On the flip side, give consequences as appropriate for those who willfully choose to transition with chaos and distraction.
Over time, you’ll observe which transitions are working and which aren’t. Tweak those that need it, and seek students’ feedback on how they feel things could be improved.
Transitioning In the Classroom: Frequently Asked Questions
1. How do I transition in a classroom?
Transitioning in a classroom requires a strategic game plan. The plan includes…
- Brainstorming the times within the school day when students will need to transition,
- Listing the actual transition methods you’ll use with learners,
- Reviewing plus practicing those procedures with students, and then…
- Tweaking the transitions throughout the school year as needed.
Following the detailed steps within this post will help you succeed with implementing effective transitions in the classroom.
To create a smooth transition in the classroom, you need to do two key things well: plan and practice!
Plan exactly which transitions you’ll use with students.
Songs/music, countdown timers, and call-and-response attention-getters are the most popular and arguably the most effective methods used to create smooth transitions.
Observe teachers in your school who seem to have mastered smooth classroom transitions, and adopt similar actions to use with your own learners.
Once you have selected your preferred transitions, practice them with students consistently.
Technically, every transition performed throughout the school day is a practice session because each provides kids an opportunity to improve.
If an aspect of a transition isn’t working (e.g. too much disruption and/or chaos), tweak the task until it functions the way it should.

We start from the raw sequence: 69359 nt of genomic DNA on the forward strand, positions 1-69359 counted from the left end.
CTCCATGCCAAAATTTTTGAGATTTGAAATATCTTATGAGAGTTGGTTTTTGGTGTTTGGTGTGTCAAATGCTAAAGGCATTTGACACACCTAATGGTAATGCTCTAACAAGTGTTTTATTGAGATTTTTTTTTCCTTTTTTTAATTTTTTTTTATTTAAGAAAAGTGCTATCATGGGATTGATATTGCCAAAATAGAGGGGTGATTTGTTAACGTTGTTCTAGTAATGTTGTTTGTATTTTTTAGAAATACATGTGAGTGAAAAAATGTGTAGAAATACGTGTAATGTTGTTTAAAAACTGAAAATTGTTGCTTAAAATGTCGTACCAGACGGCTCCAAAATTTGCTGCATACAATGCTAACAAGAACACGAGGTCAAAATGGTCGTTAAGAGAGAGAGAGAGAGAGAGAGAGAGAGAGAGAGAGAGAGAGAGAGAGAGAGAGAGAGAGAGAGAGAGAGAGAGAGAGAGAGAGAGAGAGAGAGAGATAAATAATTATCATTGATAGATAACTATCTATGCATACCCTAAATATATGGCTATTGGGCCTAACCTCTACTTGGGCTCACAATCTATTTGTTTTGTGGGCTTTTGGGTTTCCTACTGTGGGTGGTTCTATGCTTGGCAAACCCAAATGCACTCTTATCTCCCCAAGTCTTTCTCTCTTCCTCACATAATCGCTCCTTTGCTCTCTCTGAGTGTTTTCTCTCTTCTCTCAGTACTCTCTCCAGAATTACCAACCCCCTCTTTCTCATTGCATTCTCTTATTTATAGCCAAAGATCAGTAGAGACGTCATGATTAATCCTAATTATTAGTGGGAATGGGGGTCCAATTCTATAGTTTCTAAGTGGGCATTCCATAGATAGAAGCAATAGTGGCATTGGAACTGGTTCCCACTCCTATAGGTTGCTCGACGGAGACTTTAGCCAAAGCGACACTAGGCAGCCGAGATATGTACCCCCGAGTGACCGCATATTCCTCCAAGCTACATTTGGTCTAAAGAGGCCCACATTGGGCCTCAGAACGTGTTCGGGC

Feedback from students can be helpful.
Ideally, transitions should take no longer than 5 minutes to complete as you want them to be relatively quick.
They should have clear beginnings and endings with minimal “downtime” between tasks.
When students are learning new transitions, you may allow them more time to complete the actions as they become accustomed to the routines.
Chaos-free transitions are important in the classroom because they help educators maximize instructional time, minimize disruptions, and safeguard a healthy learning environment.
Additionally, smooth transitions create an atmosphere of respect.
Because as students move from one activity to the next, they are doing so with minimal noise and disruption.
This helps everyone arrive to his/her final destination safely and without incident.
Now You’ve Got the Secrets to Successful Transitioning In the Classroom
Any good behavioral management plan includes effective solutions for transitioning in the classroom.
If you follow these tips step-by-step, the procedures and routines that your students perform daily will run more smoothly.